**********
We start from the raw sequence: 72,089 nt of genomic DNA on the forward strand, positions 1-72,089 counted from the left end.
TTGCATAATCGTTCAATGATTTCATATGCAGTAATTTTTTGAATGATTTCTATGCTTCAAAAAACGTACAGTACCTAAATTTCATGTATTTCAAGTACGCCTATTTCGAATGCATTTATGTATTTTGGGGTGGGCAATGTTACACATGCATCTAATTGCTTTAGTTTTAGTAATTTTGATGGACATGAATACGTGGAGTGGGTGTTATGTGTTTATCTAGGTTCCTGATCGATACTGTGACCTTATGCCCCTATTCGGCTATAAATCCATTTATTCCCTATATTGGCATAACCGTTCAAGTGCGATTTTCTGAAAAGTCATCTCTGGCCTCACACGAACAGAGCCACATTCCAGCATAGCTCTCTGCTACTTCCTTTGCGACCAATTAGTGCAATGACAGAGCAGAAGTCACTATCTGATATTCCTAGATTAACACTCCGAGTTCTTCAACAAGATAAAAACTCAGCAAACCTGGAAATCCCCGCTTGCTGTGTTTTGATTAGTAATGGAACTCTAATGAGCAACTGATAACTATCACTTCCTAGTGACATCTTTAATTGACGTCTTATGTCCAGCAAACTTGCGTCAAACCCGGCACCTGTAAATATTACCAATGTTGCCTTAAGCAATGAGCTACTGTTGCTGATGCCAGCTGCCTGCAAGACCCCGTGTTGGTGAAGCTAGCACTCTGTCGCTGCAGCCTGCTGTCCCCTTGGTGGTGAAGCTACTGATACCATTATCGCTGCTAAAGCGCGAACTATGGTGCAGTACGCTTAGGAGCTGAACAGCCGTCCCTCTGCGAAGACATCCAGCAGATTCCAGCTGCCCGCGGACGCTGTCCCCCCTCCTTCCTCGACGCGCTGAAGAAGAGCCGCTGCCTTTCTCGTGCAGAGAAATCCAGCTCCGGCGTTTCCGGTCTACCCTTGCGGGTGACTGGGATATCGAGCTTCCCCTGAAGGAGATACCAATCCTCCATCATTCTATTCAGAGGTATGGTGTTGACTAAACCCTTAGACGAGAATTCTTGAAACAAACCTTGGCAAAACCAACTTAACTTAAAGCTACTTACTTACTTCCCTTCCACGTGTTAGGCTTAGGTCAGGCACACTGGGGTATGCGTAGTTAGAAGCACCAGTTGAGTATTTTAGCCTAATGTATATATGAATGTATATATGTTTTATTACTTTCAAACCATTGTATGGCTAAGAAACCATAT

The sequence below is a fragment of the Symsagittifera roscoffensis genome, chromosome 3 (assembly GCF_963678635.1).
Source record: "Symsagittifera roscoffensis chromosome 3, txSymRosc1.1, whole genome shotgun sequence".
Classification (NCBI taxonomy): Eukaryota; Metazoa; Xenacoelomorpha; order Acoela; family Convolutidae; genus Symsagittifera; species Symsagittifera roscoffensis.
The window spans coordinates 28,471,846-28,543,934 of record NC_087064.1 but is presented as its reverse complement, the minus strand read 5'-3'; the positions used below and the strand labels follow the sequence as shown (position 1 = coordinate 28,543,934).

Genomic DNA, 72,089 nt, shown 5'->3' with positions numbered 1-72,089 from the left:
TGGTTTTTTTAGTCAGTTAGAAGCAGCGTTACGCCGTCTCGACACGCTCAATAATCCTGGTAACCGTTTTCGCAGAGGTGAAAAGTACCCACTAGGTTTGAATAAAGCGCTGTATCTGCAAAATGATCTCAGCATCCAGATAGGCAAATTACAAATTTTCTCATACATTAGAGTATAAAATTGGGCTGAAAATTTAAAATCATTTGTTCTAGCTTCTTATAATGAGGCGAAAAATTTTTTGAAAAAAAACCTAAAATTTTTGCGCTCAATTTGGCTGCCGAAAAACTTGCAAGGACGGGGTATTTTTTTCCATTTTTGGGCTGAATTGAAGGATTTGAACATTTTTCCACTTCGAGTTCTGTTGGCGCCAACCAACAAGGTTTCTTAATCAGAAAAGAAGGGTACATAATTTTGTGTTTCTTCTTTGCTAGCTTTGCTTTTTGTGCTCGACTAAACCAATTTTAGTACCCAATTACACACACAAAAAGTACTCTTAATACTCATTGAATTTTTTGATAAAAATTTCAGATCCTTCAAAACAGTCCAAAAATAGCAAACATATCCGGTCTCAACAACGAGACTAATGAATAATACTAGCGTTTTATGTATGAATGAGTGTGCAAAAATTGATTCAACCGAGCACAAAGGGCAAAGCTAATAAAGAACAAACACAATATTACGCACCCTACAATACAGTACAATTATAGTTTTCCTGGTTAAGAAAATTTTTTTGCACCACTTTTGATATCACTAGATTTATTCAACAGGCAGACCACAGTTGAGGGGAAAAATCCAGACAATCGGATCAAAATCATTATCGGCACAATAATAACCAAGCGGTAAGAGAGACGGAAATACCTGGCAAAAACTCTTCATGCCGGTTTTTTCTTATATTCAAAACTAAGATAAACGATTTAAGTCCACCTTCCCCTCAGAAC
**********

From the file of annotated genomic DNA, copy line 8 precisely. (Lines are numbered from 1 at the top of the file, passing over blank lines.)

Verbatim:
TGGTTTTTTTAGTCAGTTAGAAGCAGCGTTACGCCGTCTCGACACGCTCAATAATCCTGGTAACCGTTTTCGCAGAGGTGAAAAGTACCCACTAGGTTTGAATAAAGCGCTGTATCTGCAAAATGATCTCAGCATCCAGATAGGCAAATTACAAATTTTCTCATACATTAGAGTATAAAATTGGGCTGAAAATTTAAAATCATTTGTTCTAGCTTCTTATAATGAGGCGAAAAATTTTTTGAAAAAAAACCTAAAATTTTTGCGCTCAATTTGGCTGCCGAAAAACTTGCAAGGACGGGGTATTTTTTTCCATTTTTGGGCTGAATTGAAGGATTTGAACATTTTTCCACTTCGAGTTCTGTTGGCGCCAACCAACAAGGTTTCTTAATCAGAAAAGAAGGGTACATAATTTTGTGTTTCTTCTTTGCTAGCTTTGCTTTTTGTGCTCGACTAAACCAATTTTAGTACCCAATTACACACACAAAAAGTACTCTTAATACTCATTGAATTTTTTGATAAAAATTTCAGATCCTTCAAAACAGTCCAAAAATAGCAAACATATCCGGTCTCAACAACGAGACTAATGAATAATACTAGCGTTTTATGTATGAATGAGTGTGCAAAAATTGATTCAACCGAGCACAAAGGGCAAAGCTAATAAAGAACAAACACAATATTACGCACCCTACAATACAGTACAATTATAGTTTTCCTGGTTAAGAAAATTTTTTTGCACCACTTTTGATATCACTAGATTTATTCAACAGGCAGACCACAGTTGAGGGGAAAAATCCAGACAATCGGATCAAAATCATTATCGGCACAATAATAACCAAGCGGTAAGAGAGACGGAAATACCTGGCAAAAACTCTTCATGCCGGTTTTTTCTTATATTCAAAACTAAGATAAACGATTTAAGTCCACCTTCCCCTCAGAAC